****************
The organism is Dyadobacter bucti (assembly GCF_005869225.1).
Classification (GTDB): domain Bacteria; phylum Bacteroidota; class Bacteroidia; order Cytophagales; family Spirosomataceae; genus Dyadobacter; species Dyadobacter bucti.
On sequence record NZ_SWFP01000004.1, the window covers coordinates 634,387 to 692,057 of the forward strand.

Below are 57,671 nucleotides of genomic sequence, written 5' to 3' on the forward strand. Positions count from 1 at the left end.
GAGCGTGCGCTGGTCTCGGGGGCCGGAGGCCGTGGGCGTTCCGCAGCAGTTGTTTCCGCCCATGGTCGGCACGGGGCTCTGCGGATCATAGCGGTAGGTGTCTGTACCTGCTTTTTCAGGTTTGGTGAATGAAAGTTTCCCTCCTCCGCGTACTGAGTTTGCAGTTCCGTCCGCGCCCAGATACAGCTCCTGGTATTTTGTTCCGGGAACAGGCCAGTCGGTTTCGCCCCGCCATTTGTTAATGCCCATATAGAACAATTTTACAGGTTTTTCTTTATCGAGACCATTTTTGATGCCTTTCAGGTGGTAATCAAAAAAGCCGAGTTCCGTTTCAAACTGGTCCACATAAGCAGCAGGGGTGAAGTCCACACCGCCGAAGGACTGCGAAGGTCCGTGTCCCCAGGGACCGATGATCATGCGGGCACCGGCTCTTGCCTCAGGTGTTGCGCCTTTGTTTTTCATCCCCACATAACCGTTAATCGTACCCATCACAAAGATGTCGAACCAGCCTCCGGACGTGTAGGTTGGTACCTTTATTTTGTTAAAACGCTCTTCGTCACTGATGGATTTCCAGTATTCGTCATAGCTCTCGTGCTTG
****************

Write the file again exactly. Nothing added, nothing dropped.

The organism is Dyadobacter bucti (assembly GCF_005869225.1).
Classification (GTDB): domain Bacteria; phylum Bacteroidota; class Bacteroidia; order Cytophagales; family Spirosomataceae; genus Dyadobacter; species Dyadobacter bucti.
On sequence record NZ_SWFP01000004.1, the window covers coordinates 634,387 to 692,057 of the forward strand.

Below are 57,671 nucleotides of genomic sequence, written 5' to 3' on the forward strand. Positions count from 1 at the left end.
GAGCGTGCGCTGGTCTCGGGGGCCGGAGGCCGTGGGCGTTCCGCAGCAGTTGTTTCCGCCCATGGTCGGCACGGGGCTCTGCGGATCATAGCGGTAGGTGTCTGTACCTGCTTTTTCAGGTTTGGTGAATGAAAGTTTCCCTCCTCCGCGTACTGAGTTTGCAGTTCCGTCCGCGCCCAGATACAGCTCCTGGTATTTTGTTCCGGGAACAGGCCAGTCGGTTTCGCCCCGCCATTTGTTAATGCCCATATAGAACAATTTTACAGGTTTTTCTTTATCGAGACCATTTTTGATGCCTTTCAGGTGGTAATCAAAAAAGCCGAGTTCCGTTTCAAACTGGTCCACATAAGCAGCAGGGGTGAAGTCCACACCGCCGAAGGACTGCGAAGGTCCGTGTCCCCAGGGACCGATGATCATGCGGGCACCGGCTCTTGCCTCAGGTGTTGCGCCTTTGTTTTTCATCCCCACATAACCGTTAATCGTACCCATCACAAAGATGTCGAACCAGCCTCCGGACGTGTAGGTTGGTACCTTTATTTTGTTAAAACGCTCTTCGTCACTGATGGATTTCCAGTATTCGTCATAGCTCTCGTGCTTG